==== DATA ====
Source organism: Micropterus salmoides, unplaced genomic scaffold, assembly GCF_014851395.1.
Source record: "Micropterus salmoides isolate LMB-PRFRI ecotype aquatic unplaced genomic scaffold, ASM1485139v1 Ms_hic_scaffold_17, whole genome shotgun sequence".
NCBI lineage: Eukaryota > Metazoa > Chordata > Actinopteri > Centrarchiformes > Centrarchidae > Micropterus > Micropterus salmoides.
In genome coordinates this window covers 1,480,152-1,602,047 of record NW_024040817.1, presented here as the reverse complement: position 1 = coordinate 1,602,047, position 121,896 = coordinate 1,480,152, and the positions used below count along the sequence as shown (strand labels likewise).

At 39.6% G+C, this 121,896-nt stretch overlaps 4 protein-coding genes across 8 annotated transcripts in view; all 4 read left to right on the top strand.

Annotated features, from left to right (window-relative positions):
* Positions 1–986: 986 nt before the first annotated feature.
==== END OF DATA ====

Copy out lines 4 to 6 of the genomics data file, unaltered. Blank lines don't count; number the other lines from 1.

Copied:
In genome coordinates this window covers 1,480,152-1,602,047 of record NW_024040817.1, presented here as the reverse complement: position 1 = coordinate 1,602,047, position 121,896 = coordinate 1,480,152, and the positions used below count along the sequence as shown (strand labels likewise).

At 39.6% G+C, this 121,896-nt stretch overlaps 4 protein-coding genes across 8 annotated transcripts in view; all 4 read left to right on the top strand.

Annotated features, from left to right (window-relative positions):